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CALIFORNIA ELECTIONS / U.S. SENATE : Huffington Says Critics Fear His 'Boat Rocking'


SAN FRANCISCO — Seeking to carve out his political identity, Republican Senate candidate Mike Huffington characterized himself Tuesday as a "risk taker" and a "boat rocker" who is under attack because he is challenging the Washington political Establishment.

Relying on a fistful of GOP buzzwords and likening himself at one point to another conservative outsider--Ronald Reagan--the congressman from Santa Barbara called on Californians to "welcome God back into our public lives and into our public square."

In a speech to the Commonwealth Club billed as a major policy address, Huffington cast himself as citizen-politician whose ideas threaten the nation's Democratic leaders.

"I am a businessman who wants to get government out of the way so that we can unleash the entrepreneurial spirit of the American people. . . ," he said. "By questioning the myths of the dominant liberal culture upon which politics as usual is founded, I have drawn a line in the sand of time, and they are afraid of being found out, stranded standing on the wrong side of history."

While seeking to tap into this year's deep current of voter frustration, Huffington offered few concrete proposals for change. And he ducked several questions from the audience, including where he stands on Proposition 187, the controversial anti-illegal immigrant measure on the state ballot.

Asked about it, Huffington seemed unfamiliar with Proposition 187 and briefly stumbled in his answer. "I have not yet made a public stand on 170--er, what was that? 187? As you can tell," he said as members of the audience called out the correct name. ". . . I'll look at all the initiatives before the end of the election campaign and take a public stance on one or two of them."

Huffington, who has campaigned largely through television commercials, made his appearance before the Commonwealth Club at a crucial time for his campaign. He has campaigned to near even with his rival, Democratic Sen. Dianne Feinstein.

But over the past two weeks, he has faced more intensive press scrutiny and has been criticized over the campaign role of his wife, Arianna Huffington, a onetime minister in the Movement of Spiritual Inner Awareness, a controversial religious group.

On Saturday, Feinstein secured passage of a landmark bill protecting nearly 8 million acres of California's desert.

In his address, Huffington joked about the claims that his wife dominates his campaign, saying: "I want to dispel any notion that she's the driving force behind this campaign, a point I will make many times in this speech that she wrote for me."

After the speech, Arianna Huffington stood by as her husband answered questions from reporters, but the couple abruptly left when the questioning turned to her role in the campaign.

In answering questions from Commonwealth Club members, Huffington criticized Feinstein's desert bill, saying it was amended to include the creation of a jazz park in New Orleans "at the eleventh hour" because Feinstein was "desperate" to win passage.

"This bill exemplifies what's wrong with government and the special interests and career politicians," Huffington said. "The California Desert Protection Bill was supposed to be about protecting the California desert."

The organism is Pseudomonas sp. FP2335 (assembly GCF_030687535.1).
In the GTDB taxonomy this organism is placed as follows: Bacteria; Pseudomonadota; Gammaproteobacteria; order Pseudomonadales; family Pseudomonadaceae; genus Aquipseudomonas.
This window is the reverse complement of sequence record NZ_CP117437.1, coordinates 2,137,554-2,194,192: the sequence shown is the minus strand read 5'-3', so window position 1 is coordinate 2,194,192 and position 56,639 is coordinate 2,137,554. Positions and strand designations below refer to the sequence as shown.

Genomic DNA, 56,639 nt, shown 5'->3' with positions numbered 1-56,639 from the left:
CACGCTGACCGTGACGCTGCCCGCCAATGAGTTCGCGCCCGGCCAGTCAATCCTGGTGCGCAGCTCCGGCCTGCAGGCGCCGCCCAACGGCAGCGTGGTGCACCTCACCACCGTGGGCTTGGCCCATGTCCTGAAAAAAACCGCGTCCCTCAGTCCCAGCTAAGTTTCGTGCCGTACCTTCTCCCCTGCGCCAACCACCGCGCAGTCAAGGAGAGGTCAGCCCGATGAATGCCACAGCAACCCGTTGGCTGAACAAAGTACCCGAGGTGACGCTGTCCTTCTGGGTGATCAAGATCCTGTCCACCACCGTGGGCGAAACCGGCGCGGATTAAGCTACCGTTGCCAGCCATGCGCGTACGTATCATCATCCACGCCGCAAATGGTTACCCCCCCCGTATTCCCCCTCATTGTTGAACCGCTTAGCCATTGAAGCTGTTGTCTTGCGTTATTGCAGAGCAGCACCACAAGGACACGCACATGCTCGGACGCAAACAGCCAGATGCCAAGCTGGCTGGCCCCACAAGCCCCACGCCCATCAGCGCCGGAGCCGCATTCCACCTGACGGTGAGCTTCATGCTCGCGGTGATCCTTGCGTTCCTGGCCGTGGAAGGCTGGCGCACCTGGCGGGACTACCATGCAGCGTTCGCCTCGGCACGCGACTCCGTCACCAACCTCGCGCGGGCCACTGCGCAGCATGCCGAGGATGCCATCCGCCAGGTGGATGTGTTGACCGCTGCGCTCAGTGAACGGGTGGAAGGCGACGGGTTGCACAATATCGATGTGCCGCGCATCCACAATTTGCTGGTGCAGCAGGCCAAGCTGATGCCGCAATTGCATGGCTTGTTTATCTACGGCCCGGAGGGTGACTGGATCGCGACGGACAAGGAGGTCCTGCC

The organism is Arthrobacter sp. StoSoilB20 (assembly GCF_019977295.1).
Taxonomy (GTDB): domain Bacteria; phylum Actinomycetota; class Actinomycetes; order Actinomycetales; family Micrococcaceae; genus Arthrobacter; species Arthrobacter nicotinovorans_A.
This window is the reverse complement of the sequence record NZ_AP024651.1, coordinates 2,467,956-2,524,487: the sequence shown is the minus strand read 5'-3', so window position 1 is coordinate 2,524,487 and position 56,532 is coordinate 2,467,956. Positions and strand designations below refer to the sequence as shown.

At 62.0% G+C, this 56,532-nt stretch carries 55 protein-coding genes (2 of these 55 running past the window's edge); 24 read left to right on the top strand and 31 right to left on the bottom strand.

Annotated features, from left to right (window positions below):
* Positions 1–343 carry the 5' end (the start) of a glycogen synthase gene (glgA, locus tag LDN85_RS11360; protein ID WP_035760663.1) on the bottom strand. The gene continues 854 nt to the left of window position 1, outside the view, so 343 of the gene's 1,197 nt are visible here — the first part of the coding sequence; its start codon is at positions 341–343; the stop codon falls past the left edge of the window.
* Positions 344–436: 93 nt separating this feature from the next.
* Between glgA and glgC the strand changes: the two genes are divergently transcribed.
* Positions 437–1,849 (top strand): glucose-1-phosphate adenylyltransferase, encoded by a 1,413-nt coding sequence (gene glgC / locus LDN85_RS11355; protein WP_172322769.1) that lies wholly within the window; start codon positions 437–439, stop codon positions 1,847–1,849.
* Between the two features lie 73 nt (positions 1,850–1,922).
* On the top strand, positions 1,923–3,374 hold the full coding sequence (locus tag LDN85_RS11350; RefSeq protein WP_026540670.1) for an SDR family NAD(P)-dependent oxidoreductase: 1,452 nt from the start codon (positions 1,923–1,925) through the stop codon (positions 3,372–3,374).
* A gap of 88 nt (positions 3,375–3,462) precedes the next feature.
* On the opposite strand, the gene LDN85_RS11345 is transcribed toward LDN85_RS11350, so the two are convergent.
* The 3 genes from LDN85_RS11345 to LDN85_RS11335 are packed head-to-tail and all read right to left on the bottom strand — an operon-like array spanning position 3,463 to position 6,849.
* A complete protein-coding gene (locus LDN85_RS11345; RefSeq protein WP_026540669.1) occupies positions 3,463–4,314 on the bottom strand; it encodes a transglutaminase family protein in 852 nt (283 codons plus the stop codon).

However, Feinstein campaign manager Kam Kuwata said that in fact the jazz park amendment was approved last April, and was not any part of a deal to get the bill passed at the last minute.

"The implication that she traded votes is totally wrong," Kuwata said. "Dianne Feinstein doesn't trade votes. This is a bill that's going to protect some very important land in California. I realize it's a huge embarrassment (for Huffington) because he campaigns on the theme one person can't make a difference."

The Feinstein campaign also contested Huffington's characterization of himself as a man who takes risks and poses a threat to the Establishment.

"Where has he rocked the boat?" Kuwata said. "Where has he taken a risk? Fundamentally, what Congressman Huffington has done is say, 'I'm going to vote against everything.' I characterize him as a fraud because he claims to have done things he hasn't done."

Political Scorecard

27 days to go before Californians go to the polls


* What Happened Tuesday: The campaign of Democrat Kathleen Brown accused Republican Gov. Pete Wilson of neglecting the state's highway and transportation system. Wilson received the endorsement of Northern California law enforcement groups at Rancho Cordova, near Sacramento.

* What's Ahead: Wilson will kick off Fire Prevention Week, and receive the endorsement of California firefighters associations during an appearance at the Burbank Fire Training Center. Brown's schedule was uncertain.


* What Happened Tuesday: Sen. Dianne Feinstein attended a luncheon in Santa Rosa. Rep. Mike Huffington addressed the Commonwealth Club in San Francisco and was to attend a private fund-raising dinner in Los Angeles.

* What's Ahead: Huffington was planning to deliver a luncheon address to the Orange County Forum in Newport Beach. Feinstein was to meet in Oakland with residents who lost their homes in the 1991 fire, followed by lunch with supporters in Oakland.


"So what my campaign is about is . . . a new vision of how politics could, and should, work in America. My opponent says I have no ideas, but the truth is that my ideas are beyond the horizon of her world view."

--Huffington in address to the Commonwealth Club in San Francisco.


Huffington said his debate with Feinstein on "Larry King Live" on the Cable News Network last week performed a great public service for CNN viewers. Not by illuminating the Senate race, but, Huffington said, "for the first time since June, we caused Larry to preempt O.J. Simpson coverage."

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